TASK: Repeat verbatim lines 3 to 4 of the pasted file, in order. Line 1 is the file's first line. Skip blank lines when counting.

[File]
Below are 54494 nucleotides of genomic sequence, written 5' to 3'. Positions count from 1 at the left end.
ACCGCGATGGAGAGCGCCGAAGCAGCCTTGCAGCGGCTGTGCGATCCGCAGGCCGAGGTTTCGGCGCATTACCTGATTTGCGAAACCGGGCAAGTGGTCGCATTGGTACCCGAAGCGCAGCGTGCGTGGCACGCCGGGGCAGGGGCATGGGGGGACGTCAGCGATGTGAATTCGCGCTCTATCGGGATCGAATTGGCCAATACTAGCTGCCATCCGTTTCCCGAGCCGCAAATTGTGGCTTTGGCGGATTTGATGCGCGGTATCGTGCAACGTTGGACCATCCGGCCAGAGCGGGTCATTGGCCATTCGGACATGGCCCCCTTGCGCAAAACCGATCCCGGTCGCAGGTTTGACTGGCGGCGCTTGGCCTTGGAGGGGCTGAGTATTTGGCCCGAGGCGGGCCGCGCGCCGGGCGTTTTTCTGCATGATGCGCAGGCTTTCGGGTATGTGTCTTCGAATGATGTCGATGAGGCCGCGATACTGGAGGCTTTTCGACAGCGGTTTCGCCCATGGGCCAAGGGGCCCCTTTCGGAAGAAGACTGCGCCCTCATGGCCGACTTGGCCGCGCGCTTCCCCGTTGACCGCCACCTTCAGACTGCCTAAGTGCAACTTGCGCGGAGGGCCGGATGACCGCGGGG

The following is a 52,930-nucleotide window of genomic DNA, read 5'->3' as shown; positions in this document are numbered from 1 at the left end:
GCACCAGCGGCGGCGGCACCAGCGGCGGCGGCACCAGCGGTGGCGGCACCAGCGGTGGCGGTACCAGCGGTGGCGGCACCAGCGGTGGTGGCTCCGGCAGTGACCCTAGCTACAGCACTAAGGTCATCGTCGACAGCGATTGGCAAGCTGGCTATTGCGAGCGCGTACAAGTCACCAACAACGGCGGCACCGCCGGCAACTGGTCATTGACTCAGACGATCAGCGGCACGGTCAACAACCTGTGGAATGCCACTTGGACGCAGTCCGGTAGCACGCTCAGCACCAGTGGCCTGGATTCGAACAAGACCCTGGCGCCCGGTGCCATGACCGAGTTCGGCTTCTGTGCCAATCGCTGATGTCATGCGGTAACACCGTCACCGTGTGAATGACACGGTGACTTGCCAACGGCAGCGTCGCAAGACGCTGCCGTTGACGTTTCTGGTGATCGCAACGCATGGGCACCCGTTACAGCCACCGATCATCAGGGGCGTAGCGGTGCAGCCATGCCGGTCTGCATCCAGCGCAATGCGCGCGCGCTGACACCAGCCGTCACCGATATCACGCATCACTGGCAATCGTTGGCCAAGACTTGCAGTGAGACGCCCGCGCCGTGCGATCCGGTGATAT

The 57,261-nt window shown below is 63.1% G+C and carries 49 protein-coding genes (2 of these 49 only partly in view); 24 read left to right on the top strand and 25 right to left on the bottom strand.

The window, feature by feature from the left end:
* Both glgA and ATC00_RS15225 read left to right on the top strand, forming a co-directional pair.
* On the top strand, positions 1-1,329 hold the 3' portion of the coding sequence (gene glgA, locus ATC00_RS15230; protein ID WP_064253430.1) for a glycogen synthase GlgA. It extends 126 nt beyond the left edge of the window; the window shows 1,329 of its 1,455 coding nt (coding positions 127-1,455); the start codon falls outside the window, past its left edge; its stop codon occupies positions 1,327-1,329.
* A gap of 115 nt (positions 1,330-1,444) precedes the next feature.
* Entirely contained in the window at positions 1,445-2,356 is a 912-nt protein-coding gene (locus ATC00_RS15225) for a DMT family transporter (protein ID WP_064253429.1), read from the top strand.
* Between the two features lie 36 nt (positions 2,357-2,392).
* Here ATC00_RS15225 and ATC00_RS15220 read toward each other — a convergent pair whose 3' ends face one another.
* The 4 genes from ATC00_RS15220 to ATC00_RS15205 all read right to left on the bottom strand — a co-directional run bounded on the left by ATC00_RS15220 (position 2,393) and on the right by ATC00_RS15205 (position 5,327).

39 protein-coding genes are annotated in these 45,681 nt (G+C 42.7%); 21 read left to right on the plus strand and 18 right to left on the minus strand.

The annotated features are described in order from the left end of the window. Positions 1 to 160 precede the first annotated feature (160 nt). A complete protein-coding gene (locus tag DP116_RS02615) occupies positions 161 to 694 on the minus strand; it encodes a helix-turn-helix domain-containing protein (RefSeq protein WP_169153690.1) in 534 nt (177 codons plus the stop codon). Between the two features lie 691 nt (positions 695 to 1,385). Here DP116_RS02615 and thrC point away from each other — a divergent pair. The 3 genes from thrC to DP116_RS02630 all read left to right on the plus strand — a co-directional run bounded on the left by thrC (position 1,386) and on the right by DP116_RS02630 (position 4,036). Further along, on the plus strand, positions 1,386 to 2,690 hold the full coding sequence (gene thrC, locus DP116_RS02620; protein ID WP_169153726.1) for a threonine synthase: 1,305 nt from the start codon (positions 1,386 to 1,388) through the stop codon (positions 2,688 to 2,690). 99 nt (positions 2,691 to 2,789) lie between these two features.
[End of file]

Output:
The following is a 52,930-nucleotide window of genomic DNA, read 5'->3' as shown; positions in this document are numbered from 1 at the left end:
GCACCAGCGGCGGCGGCACCAGCGGCGGCGGCACCAGCGGTGGCGGCACCAGCGGTGGCGGTACCAGCGGTGGCGGCACCAGCGGTGGTGGCTCCGGCAGTGACCCTAGCTACAGCACTAAGGTCATCGTCGACAGCGATTGGCAAGCTGGCTATTGCGAGCGCGTACAAGTCACCAACAACGGCGGCACCGCCGGCAACTGGTCATTGACTCAGACGATCAGCGGCACGGTCAACAACCTGTGGAATGCCACTTGGACGCAGTCCGGTAGCACGCTCAGCACCAGTGGCCTGGATTCGAACAAGACCCTGGCGCCCGGTGCCATGACCGAGTTCGGCTTCTGTGCCAATCGCTGATGTCATGCGGTAACACCGTCACCGTGTGAATGACACGGTGACTTGCCAACGGCAGCGTCGCAAGACGCTGCCGTTGACGTTTCTGGTGATCGCAACGCATGGGCACCCGTTACAGCCACCGATCATCAGGGGCGTAGCGGTGCAGCCATGCCGGTCTGCATCCAGCGCAATGCGCGCGCGCTGACACCAGCCGTCACCGATATCACGCATCACTGGCAATCGTTGGCCAAGACTTGCAGTGAGACGCCCGCGCCGTGCGATCCGGTGATAT